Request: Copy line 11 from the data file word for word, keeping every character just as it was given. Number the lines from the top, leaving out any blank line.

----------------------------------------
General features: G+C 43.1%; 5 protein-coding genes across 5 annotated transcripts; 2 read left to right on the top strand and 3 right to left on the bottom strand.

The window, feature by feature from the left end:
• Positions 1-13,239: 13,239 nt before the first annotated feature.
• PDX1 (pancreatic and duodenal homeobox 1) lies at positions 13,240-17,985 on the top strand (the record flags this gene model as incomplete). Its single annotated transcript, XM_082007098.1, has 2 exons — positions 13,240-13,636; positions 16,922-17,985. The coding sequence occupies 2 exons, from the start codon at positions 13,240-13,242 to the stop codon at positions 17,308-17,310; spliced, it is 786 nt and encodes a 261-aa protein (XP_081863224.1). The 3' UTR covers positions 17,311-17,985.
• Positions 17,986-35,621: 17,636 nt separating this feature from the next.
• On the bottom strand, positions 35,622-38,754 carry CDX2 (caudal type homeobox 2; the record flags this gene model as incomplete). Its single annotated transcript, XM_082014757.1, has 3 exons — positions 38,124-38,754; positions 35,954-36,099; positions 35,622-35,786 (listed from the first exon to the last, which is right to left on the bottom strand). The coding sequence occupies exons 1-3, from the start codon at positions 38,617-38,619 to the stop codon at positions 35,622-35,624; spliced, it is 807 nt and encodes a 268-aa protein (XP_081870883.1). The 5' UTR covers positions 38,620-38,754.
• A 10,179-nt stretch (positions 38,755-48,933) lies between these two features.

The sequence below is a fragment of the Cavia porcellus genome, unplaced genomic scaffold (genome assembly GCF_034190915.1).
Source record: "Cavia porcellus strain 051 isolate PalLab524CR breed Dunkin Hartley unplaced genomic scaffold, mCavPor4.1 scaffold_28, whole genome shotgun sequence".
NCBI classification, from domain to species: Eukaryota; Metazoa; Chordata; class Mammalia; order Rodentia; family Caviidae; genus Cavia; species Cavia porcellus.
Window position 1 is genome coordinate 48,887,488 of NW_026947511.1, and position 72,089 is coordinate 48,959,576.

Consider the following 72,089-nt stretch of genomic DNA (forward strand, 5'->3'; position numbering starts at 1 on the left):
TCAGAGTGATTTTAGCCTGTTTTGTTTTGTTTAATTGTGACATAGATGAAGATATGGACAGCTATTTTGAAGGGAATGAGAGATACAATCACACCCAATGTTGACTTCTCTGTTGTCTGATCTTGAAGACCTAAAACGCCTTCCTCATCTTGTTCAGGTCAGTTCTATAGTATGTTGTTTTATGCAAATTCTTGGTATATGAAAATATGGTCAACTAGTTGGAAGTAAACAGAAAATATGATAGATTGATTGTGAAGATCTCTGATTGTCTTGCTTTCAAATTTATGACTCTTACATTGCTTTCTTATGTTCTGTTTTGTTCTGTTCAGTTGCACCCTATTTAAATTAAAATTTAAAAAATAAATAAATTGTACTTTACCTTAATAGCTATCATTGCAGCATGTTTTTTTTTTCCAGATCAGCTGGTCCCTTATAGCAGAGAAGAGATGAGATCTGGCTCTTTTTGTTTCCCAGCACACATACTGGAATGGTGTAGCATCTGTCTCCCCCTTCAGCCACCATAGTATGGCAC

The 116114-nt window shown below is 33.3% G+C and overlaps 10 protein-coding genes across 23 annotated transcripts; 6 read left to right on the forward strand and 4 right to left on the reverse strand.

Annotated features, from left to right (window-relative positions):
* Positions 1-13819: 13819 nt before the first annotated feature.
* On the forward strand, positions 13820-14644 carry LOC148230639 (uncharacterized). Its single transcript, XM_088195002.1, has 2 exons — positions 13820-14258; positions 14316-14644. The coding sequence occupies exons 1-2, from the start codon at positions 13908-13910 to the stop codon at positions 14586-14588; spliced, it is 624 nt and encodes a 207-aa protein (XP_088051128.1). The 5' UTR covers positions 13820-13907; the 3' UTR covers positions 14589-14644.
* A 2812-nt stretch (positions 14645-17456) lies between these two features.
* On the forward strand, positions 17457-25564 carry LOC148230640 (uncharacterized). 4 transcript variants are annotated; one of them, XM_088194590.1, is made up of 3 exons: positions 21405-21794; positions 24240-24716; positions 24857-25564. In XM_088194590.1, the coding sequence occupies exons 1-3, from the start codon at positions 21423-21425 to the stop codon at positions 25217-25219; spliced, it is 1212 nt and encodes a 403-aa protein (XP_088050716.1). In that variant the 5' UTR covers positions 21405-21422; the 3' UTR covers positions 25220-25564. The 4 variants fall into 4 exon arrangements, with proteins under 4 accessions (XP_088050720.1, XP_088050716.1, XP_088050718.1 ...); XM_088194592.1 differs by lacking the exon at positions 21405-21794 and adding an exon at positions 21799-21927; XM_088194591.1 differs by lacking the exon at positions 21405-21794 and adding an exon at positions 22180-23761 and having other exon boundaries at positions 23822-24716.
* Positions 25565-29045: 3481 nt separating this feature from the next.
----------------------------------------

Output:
Window position 1 is genome coordinate 48,887,488 of NW_026947511.1, and position 72,089 is coordinate 48,959,576.